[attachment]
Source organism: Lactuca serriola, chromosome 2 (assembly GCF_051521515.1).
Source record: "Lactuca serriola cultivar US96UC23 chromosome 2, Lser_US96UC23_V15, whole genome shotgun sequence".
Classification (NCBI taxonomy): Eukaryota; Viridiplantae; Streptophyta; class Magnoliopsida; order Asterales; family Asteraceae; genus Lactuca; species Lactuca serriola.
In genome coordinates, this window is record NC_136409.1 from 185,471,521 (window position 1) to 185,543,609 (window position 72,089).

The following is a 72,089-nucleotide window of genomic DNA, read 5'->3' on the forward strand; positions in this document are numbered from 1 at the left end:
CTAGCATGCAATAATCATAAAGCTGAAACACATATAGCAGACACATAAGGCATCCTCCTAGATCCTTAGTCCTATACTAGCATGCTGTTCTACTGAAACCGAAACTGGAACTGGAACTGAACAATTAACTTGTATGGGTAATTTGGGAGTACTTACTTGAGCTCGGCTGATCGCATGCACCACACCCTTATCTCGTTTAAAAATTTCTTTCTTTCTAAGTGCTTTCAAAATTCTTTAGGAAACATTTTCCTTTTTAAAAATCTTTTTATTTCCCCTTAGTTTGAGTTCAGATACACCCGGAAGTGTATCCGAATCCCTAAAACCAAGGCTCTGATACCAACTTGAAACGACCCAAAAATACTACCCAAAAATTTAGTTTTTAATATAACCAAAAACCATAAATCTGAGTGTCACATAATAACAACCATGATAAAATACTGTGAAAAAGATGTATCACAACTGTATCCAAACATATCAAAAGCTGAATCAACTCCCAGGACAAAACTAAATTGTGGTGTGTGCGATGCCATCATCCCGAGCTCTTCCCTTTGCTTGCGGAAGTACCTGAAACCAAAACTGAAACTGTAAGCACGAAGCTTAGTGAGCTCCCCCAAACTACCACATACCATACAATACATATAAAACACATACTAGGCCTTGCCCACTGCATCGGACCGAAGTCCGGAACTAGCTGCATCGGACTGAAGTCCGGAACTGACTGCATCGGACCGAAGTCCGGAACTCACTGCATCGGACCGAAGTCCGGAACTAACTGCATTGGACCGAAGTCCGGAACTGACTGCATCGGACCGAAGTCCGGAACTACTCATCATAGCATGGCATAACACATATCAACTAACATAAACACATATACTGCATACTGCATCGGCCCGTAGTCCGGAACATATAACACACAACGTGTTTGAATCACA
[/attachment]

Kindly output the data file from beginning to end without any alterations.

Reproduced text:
Source organism: Lactuca serriola, chromosome 2 (assembly GCF_051521515.1).
Source record: "Lactuca serriola cultivar US96UC23 chromosome 2, Lser_US96UC23_V15, whole genome shotgun sequence".
Classification (NCBI taxonomy): Eukaryota; Viridiplantae; Streptophyta; class Magnoliopsida; order Asterales; family Asteraceae; genus Lactuca; species Lactuca serriola.
In genome coordinates, this window is record NC_136409.1 from 185,471,521 (window position 1) to 185,543,609 (window position 72,089).

The following is a 72,089-nucleotide window of genomic DNA, read 5'->3' on the forward strand; positions in this document are numbered from 1 at the left end:
CTAGCATGCAATAATCATAAAGCTGAAACACATATAGCAGACACATAAGGCATCCTCCTAGATCCTTAGTCCTATACTAGCATGCTGTTCTACTGAAACCGAAACTGGAACTGGAACTGAACAATTAACTTGTATGGGTAATTTGGGAGTACTTACTTGAGCTCGGCTGATCGCATGCACCACACCCTTATCTCGTTTAAAAATTTCTTTCTTTCTAAGTGCTTTCAAAATTCTTTAGGAAACATTTTCCTTTTTAAAAATCTTTTTATTTCCCCTTAGTTTGAGTTCAGATACACCCGGAAGTGTATCCGAATCCCTAAAACCAAGGCTCTGATACCAACTTGAAACGACCCAAAAATACTACCCAAAAATTTAGTTTTTAATATAACCAAAAACCATAAATCTGAGTGTCACATAATAACAACCATGATAAAATACTGTGAAAAAGATGTATCACAACTGTATCCAAACATATCAAAAGCTGAATCAACTCCCAGGACAAAACTAAATTGTGGTGTGTGCGATGCCATCATCCCGAGCTCTTCCCTTTGCTTGCGGAAGTACCTGAAACCAAAACTGAAACTGTAAGCACGAAGCTTAGTGAGCTCCCCCAAACTACCACATACCATACAATACATATAAAACACATACTAGGCCTTGCCCACTGCATCGGACCGAAGTCCGGAACTAGCTGCATCGGACTGAAGTCCGGAACTGACTGCATCGGACCGAAGTCCGGAACTCACTGCATCGGACCGAAGTCCGGAACTAACTGCATTGGACCGAAGTCCGGAACTGACTGCATCGGACCGAAGTCCGGAACTACTCATCATAGCATGGCATAACACATATCAACTAACATAAACACATATACTGCATACTGCATCGGCCCGTAGTCCGGAACATATAACACACAACGTGTTTGAATCACA